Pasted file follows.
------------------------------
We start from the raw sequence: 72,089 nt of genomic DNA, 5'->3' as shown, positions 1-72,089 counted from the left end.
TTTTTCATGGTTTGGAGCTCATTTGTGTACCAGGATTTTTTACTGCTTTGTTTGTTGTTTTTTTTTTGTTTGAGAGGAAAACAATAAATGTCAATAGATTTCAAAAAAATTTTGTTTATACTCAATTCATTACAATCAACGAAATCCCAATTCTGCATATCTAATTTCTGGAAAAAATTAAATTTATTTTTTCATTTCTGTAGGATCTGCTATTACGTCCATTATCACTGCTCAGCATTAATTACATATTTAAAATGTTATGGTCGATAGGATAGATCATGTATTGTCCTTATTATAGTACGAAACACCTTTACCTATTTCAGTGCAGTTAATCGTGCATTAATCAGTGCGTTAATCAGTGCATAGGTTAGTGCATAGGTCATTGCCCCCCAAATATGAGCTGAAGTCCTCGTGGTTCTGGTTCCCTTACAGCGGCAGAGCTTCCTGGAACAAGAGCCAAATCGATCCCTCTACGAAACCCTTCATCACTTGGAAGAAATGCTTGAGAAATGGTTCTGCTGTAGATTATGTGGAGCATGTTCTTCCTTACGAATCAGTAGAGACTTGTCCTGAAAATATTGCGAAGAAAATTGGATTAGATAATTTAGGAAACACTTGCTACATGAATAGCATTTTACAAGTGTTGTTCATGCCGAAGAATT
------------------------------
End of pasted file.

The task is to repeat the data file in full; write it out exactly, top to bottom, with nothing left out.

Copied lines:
We start from the raw sequence: 72,089 nt of genomic DNA, 5'->3' as shown, positions 1-72,089 counted from the left end.
TTTTTCATGGTTTGGAGCTCATTTGTGTACCAGGATTTTTTACTGCTTTGTTTGTTGTTTTTTTTTTGTTTGAGAGGAAAACAATAAATGTCAATAGATTTCAAAAAAATTTTGTTTATACTCAATTCATTACAATCAACGAAATCCCAATTCTGCATATCTAATTTCTGGAAAAAATTAAATTTATTTTTTCATTTCTGTAGGATCTGCTATTACGTCCATTATCACTGCTCAGCATTAATTACATATTTAAAATGTTATGGTCGATAGGATAGATCATGTATTGTCCTTATTATAGTACGAAACACCTTTACCTATTTCAGTGCAGTTAATCGTGCATTAATCAGTGCGTTAATCAGTGCATAGGTTAGTGCATAGGTCATTGCCCCCCAAATATGAGCTGAAGTCCTCGTGGTTCTGGTTCCCTTACAGCGGCAGAGCTTCCTGGAACAAGAGCCAAATCGATCCCTCTACGAAACCCTTCATCACTTGGAAGAAATGCTTGAGAAATGGTTCTGCTGTAGATTATGTGGAGCATGTTCTTCCTTACGAATCAGTAGAGACTTGTCCTGAAAATATTGCGAAGAAAATTGGATTAGATAATTTAGGAAACACTTGCTACATGAATAGCATTTTACAAGTGTTGTTCATGCCGAAGAATT